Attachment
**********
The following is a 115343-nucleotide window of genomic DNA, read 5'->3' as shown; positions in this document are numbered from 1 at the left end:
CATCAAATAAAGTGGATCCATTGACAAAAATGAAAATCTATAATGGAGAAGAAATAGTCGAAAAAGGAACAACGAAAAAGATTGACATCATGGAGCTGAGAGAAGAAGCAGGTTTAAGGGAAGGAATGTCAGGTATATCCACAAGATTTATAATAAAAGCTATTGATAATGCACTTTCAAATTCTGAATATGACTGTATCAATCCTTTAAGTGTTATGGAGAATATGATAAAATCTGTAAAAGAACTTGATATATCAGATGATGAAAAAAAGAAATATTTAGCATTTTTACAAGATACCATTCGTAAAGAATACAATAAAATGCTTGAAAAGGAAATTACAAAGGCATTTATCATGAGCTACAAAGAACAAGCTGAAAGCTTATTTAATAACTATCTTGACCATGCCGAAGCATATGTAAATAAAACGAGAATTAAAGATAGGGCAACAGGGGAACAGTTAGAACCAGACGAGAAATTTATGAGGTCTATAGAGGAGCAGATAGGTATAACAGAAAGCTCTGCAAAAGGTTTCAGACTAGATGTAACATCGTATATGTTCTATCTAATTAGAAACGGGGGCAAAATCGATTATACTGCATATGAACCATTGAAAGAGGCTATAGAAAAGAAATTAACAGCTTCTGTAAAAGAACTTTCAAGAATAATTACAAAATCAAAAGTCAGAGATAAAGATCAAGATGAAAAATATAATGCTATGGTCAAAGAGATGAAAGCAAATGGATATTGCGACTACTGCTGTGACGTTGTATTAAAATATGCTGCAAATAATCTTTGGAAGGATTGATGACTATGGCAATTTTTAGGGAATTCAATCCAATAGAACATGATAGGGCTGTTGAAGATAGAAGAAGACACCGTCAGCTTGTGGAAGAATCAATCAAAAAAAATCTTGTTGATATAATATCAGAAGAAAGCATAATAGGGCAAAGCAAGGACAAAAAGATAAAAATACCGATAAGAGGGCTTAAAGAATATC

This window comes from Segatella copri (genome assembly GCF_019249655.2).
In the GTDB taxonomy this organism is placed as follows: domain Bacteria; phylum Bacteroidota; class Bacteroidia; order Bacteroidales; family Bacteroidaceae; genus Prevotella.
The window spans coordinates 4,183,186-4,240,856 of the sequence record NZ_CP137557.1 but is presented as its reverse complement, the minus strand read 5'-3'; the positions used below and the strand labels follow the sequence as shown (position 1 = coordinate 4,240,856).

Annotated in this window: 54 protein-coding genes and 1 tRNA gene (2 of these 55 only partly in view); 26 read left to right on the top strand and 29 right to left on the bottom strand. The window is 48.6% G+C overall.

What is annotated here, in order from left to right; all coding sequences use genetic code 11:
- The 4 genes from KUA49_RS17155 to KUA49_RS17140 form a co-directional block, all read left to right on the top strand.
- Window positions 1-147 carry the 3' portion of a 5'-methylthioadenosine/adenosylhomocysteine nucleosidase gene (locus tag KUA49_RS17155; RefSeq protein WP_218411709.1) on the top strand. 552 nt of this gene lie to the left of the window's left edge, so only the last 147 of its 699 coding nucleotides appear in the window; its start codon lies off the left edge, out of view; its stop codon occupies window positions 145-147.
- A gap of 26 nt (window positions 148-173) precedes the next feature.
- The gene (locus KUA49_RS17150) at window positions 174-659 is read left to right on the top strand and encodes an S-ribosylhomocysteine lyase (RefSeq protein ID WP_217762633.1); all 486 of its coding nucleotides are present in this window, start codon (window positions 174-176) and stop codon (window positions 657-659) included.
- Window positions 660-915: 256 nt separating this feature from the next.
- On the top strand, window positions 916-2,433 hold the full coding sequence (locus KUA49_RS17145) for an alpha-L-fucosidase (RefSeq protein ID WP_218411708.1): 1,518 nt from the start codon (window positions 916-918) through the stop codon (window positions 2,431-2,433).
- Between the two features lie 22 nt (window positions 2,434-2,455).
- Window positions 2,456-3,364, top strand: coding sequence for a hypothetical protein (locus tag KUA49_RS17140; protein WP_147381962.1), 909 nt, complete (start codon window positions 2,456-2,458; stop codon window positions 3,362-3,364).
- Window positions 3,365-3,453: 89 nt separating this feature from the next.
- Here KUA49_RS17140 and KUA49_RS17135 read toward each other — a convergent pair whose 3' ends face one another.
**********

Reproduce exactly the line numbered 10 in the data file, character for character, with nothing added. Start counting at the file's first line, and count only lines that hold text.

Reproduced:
- A gap of 26 nt (window positions 148-173) precedes the next feature.